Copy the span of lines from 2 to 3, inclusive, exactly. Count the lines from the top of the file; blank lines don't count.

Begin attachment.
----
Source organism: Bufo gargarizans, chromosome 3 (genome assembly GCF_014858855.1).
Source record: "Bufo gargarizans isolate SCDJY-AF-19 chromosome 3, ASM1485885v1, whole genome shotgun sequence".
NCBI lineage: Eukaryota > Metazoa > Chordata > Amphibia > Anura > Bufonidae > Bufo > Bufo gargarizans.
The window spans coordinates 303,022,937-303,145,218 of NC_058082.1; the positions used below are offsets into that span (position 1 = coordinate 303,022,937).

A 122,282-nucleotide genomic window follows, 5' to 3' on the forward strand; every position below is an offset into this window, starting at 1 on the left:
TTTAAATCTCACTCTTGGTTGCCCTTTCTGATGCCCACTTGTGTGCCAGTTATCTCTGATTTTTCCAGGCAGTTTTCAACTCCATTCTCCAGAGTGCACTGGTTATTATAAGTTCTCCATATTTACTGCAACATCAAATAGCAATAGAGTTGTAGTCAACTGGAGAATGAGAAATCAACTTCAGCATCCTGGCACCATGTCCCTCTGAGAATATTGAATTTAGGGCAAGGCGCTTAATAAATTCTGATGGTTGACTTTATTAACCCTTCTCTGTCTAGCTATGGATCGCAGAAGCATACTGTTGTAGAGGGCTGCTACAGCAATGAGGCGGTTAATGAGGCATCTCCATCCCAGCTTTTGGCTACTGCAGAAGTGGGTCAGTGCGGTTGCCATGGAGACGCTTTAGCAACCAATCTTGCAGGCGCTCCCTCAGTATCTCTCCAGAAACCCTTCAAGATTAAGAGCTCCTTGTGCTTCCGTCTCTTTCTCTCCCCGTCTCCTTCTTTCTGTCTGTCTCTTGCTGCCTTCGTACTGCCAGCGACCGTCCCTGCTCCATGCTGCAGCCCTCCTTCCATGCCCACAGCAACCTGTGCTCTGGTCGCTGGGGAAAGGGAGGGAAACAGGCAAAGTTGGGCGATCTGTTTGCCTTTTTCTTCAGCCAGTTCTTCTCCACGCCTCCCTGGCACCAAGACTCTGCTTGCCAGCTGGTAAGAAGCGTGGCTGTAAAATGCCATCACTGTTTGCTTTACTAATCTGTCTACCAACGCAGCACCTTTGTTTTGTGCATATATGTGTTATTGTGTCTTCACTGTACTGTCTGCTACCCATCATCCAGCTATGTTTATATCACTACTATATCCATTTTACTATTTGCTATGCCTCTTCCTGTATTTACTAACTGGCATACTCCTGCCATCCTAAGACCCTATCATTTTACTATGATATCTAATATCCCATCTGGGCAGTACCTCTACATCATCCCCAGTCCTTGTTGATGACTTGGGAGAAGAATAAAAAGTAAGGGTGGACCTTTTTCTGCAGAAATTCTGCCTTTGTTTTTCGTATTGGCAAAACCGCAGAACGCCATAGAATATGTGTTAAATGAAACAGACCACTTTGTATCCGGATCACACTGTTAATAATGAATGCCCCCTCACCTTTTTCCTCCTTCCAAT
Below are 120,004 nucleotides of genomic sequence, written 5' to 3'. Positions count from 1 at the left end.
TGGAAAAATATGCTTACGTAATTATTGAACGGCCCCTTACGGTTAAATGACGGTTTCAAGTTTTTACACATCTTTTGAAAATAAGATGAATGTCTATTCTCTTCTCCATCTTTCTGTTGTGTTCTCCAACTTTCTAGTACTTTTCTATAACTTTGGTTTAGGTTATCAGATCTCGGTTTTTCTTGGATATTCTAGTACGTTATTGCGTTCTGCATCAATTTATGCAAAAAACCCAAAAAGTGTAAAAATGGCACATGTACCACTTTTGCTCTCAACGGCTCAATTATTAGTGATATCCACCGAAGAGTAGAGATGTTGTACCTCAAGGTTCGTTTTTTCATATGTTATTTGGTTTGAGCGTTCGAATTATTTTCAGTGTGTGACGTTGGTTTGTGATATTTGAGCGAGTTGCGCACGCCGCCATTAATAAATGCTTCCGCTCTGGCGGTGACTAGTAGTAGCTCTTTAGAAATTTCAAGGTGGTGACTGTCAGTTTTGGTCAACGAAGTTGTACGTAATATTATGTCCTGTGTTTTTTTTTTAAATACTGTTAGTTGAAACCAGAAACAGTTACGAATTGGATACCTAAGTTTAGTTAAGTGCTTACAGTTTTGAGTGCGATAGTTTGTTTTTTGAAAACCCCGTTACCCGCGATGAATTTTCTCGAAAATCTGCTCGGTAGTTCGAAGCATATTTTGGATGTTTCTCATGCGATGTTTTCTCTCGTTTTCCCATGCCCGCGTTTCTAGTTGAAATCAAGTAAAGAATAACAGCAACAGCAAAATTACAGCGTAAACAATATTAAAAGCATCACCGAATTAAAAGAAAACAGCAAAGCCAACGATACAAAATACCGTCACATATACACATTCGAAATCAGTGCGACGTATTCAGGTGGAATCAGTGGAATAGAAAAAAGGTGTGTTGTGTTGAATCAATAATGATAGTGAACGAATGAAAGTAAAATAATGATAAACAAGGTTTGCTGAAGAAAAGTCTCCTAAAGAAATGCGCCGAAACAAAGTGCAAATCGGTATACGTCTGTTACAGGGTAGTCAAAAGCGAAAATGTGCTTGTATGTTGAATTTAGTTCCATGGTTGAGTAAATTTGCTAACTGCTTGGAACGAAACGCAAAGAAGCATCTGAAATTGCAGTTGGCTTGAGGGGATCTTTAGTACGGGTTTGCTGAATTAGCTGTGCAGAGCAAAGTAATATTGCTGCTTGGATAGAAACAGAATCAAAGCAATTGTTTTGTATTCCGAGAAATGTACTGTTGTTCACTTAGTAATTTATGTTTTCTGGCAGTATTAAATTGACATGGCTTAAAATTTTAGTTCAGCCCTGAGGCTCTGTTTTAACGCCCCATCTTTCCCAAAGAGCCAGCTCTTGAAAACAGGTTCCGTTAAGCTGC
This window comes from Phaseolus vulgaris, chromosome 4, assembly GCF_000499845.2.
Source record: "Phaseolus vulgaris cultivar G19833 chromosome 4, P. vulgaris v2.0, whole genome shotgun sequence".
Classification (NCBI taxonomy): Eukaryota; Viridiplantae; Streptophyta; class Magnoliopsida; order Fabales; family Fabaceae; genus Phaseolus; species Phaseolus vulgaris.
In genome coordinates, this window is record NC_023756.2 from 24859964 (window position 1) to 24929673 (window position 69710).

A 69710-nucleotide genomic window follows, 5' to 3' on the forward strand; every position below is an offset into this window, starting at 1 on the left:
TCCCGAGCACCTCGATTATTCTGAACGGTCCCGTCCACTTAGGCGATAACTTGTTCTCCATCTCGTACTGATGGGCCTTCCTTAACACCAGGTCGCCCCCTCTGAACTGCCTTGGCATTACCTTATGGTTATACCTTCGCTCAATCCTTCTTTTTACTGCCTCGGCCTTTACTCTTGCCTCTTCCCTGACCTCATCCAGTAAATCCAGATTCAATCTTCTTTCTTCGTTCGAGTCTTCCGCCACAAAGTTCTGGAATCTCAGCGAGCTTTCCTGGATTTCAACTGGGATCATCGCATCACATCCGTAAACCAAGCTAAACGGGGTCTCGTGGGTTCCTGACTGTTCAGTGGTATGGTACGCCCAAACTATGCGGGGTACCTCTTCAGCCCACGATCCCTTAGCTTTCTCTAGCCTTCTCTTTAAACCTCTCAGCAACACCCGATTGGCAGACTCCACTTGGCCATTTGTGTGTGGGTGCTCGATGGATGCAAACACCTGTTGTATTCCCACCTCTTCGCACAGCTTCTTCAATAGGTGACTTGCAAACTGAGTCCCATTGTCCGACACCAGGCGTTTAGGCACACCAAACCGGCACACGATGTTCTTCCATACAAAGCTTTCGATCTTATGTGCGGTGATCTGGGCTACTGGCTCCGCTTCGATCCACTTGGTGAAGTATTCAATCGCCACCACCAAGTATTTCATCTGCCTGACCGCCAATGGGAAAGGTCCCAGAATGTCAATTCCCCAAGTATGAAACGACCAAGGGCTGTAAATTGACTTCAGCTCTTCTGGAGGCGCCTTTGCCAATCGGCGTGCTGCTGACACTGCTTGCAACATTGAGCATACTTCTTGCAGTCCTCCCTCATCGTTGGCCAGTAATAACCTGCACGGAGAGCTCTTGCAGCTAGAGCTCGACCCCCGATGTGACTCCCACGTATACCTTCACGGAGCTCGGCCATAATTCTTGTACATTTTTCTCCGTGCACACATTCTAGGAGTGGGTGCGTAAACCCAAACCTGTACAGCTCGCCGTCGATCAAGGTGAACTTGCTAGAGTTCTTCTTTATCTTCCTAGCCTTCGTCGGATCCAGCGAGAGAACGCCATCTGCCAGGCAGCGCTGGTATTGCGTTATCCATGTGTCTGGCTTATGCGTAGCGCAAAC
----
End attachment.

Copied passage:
Source record: "Bufo gargarizans isolate SCDJY-AF-19 chromosome 3, ASM1485885v1, whole genome shotgun sequence".
NCBI lineage: Eukaryota > Metazoa > Chordata > Amphibia > Anura > Bufonidae > Bufo > Bufo gargarizans.